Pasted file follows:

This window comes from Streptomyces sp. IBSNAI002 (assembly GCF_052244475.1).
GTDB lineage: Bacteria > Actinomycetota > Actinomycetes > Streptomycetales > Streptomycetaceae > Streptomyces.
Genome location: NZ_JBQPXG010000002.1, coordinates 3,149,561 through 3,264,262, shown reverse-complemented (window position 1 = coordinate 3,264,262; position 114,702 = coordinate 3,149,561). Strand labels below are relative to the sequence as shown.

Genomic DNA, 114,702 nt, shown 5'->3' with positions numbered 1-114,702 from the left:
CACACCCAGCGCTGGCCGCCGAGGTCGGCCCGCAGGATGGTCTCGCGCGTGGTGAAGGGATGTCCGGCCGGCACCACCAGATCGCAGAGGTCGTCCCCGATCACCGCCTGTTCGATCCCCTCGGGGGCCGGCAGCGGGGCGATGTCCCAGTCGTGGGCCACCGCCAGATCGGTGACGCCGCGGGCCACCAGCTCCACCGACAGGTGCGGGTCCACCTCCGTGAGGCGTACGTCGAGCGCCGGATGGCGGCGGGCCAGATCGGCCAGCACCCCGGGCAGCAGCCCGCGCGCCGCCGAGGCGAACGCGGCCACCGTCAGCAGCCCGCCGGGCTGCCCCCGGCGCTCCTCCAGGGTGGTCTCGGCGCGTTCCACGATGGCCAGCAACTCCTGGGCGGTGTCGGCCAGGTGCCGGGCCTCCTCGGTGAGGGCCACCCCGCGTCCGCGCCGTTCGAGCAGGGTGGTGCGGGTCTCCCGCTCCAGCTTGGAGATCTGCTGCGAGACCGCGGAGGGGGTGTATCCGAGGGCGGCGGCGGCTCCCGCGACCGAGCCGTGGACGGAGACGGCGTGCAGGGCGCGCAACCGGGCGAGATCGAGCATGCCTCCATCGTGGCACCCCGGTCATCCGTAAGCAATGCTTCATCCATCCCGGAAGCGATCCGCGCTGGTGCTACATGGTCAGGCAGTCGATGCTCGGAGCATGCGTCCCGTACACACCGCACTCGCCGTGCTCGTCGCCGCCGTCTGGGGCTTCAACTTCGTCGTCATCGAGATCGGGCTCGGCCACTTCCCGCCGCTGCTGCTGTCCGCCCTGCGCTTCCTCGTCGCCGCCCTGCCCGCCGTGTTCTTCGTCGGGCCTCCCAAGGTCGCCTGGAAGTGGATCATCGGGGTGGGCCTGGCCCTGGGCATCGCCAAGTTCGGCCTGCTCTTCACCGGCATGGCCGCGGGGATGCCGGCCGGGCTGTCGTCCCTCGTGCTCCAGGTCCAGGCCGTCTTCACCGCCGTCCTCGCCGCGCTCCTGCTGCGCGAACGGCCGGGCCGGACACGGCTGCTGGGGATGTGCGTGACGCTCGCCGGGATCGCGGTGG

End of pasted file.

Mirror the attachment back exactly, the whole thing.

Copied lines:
This window comes from Streptomyces sp. IBSNAI002 (assembly GCF_052244475.1).
GTDB lineage: Bacteria > Actinomycetota > Actinomycetes > Streptomycetales > Streptomycetaceae > Streptomyces.
Genome location: NZ_JBQPXG010000002.1, coordinates 3,149,561 through 3,264,262, shown reverse-complemented (window position 1 = coordinate 3,264,262; position 114,702 = coordinate 3,149,561). Strand labels below are relative to the sequence as shown.

Genomic DNA, 114,702 nt, shown 5'->3' with positions numbered 1-114,702 from the left:
CACACCCAGCGCTGGCCGCCGAGGTCGGCCCGCAGGATGGTCTCGCGCGTGGTGAAGGGATGTCCGGCCGGCACCACCAGATCGCAGAGGTCGTCCCCGATCACCGCCTGTTCGATCCCCTCGGGGGCCGGCAGCGGGGCGATGTCCCAGTCGTGGGCCACCGCCAGATCGGTGACGCCGCGGGCCACCAGCTCCACCGACAGGTGCGGGTCCACCTCCGTGAGGCGTACGTCGAGCGCCGGATGGCGGCGGGCCAGATCGGCCAGCACCCCGGGCAGCAGCCCGCGCGCCGCCGAGGCGAACGCGGCCACCGTCAGCAGCCCGCCGGGCTGCCCCCGGCGCTCCTCCAGGGTGGTCTCGGCGCGTTCCACGATGGCCAGCAACTCCTGGGCGGTGTCGGCCAGGTGCCGGGCCTCCTCGGTGAGGGCCACCCCGCGTCCGCGCCGTTCGAGCAGGGTGGTGCGGGTCTCCCGCTCCAGCTTGGAGATCTGCTGCGAGACCGCGGAGGGGGTGTATCCGAGGGCGGCGGCGGCTCCCGCGACCGAGCCGTGGACGGAGACGGCGTGCAGGGCGCGCAACCGGGCGAGATCGAGCATGCCTCCATCGTGGCACCCCGGTCATCCGTAAGCAATGCTTCATCCATCCCGGAAGCGATCCGCGCTGGTGCTACATGGTCAGGCAGTCGATGCTCGGAGCATGCGTCCCGTACACACCGCACTCGCCGTGCTCGTCGCCGCCGTCTGGGGCTTCAACTTCGTCGTCATCGAGATCGGGCTCGGCCACTTCCCGCCGCTGCTGCTGTCCGCCCTGCGCTTCCTCGTCGCCGCCCTGCCCGCCGTGTTCTTCGTCGGGCCTCCCAAGGTCGCCTGGAAGTGGATCATCGGGGTGGGCCTGGCCCTGGGCATCGCCAAGTTCGGCCTGCTCTTCACCGGCATGGCCGCGGGGATGCCGGCCGGGCTGTCGTCCCTCGTGCTCCAGGTCCAGGCCGTCTTCACCGCCGTCCTCGCCGCGCTCCTGCTGCGCGAACGGCCGGGCCGGACACGGCTGCTGGGGATGTGCGTGACGCTCGCCGGGATCGCGGTGG